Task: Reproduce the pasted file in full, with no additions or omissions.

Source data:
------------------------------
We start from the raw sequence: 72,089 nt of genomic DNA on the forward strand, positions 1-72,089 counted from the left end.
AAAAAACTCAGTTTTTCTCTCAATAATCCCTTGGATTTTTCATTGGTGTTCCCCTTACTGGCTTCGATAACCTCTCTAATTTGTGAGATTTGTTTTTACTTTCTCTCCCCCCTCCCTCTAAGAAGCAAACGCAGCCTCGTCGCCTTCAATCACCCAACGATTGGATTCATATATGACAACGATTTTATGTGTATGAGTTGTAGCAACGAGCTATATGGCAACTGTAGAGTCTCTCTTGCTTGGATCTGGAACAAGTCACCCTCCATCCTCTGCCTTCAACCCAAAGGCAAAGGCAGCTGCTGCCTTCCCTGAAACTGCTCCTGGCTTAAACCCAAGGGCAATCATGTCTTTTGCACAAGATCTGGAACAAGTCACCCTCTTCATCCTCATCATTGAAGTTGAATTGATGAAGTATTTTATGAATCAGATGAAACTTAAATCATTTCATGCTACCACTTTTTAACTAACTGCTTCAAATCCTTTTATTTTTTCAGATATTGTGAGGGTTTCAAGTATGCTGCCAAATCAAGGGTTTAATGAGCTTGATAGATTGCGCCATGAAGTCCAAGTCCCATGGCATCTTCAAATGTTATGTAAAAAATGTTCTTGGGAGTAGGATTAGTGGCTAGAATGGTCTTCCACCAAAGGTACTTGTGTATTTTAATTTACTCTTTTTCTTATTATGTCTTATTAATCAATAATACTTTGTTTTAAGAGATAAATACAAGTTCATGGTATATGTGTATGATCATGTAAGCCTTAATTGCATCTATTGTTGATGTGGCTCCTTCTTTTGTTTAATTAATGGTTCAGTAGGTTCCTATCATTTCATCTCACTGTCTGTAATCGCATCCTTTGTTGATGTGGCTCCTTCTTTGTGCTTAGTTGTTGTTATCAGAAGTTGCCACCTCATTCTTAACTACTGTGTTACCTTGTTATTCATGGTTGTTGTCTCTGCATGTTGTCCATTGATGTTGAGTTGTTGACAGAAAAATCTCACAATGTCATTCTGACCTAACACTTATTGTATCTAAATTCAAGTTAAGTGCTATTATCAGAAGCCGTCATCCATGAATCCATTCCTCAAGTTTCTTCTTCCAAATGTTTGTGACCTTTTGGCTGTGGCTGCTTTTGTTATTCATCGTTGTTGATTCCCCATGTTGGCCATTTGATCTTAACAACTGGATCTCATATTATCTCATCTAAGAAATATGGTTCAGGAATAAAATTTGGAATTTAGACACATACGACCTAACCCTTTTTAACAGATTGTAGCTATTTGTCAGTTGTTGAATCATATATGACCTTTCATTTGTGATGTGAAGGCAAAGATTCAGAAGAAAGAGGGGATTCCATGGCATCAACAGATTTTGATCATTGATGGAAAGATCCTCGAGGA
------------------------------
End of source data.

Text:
We start from the raw sequence: 72,089 nt of genomic DNA on the forward strand, positions 1-72,089 counted from the left end.
AAAAAACTCAGTTTTTCTCTCAATAATCCCTTGGATTTTTCATTGGTGTTCCCCTTACTGGCTTCGATAACCTCTCTAATTTGTGAGATTTGTTTTTACTTTCTCTCCCCCCTCCCTCTAAGAAGCAAACGCAGCCTCGTCGCCTTCAATCACCCAACGATTGGATTCATATATGACAACGATTTTATGTGTATGAGTTGTAGCAACGAGCTATATGGCAACTGTAGAGTCTCTCTTGCTTGGATCTGGAACAAGTCACCCTCCATCCTCTGCCTTCAACCCAAAGGCAAAGGCAGCTGCTGCCTTCCCTGAAACTGCTCCTGGCTTAAACCCAAGGGCAATCATGTCTTTTGCACAAGATCTGGAACAAGTCACCCTCTTCATCCTCATCATTGAAGTTGAATTGATGAAGTATTTTATGAATCAGATGAAACTTAAATCATTTCATGCTACCACTTTTTAACTAACTGCTTCAAATCCTTTTATTTTTTCAGATATTGTGAGGGTTTCAAGTATGCTGCCAAATCAAGGGTTTAATGAGCTTGATAGATTGCGCCATGAAGTCCAAGTCCCATGGCATCTTCAAATGTTATGTAAAAAATGTTCTTGGGAGTAGGATTAGTGGCTAGAATGGTCTTCCACCAAAGGTACTTGTGTATTTTAATTTACTCTTTTTCTTATTATGTCTTATTAATCAATAATACTTTGTTTTAAGAGATAAATACAAGTTCATGGTATATGTGTATGATCATGTAAGCCTTAATTGCATCTATTGTTGATGTGGCTCCTTCTTTTGTTTAATTAATGGTTCAGTAGGTTCCTATCATTTCATCTCACTGTCTGTAATCGCATCCTTTGTTGATGTGGCTCCTTCTTTGTGCTTAGTTGTTGTTATCAGAAGTTGCCACCTCATTCTTAACTACTGTGTTACCTTGTTATTCATGGTTGTTGTCTCTGCATGTTGTCCATTGATGTTGAGTTGTTGACAGAAAAATCTCACAATGTCATTCTGACCTAACACTTATTGTATCTAAATTCAAGTTAAGTGCTATTATCAGAAGCCGTCATCCATGAATCCATTCCTCAAGTTTCTTCTTCCAAATGTTTGTGACCTTTTGGCTGTGGCTGCTTTTGTTATTCATCGTTGTTGATTCCCCATGTTGGCCATTTGATCTTAACAACTGGATCTCATATTATCTCATCTAAGAAATATGGTTCAGGAATAAAATTTGGAATTTAGACACATACGACCTAACCCTTTTTAACAGATTGTAGCTATTTGTCAGTTGTTGAATCATATATGACCTTTCATTTGTGATGTGAAGGCAAAGATTCAGAAGAAAGAGGGGATTCCATGGCATCAACAGATTTTGATCATTGATGGAAAGATCCTCGAGGA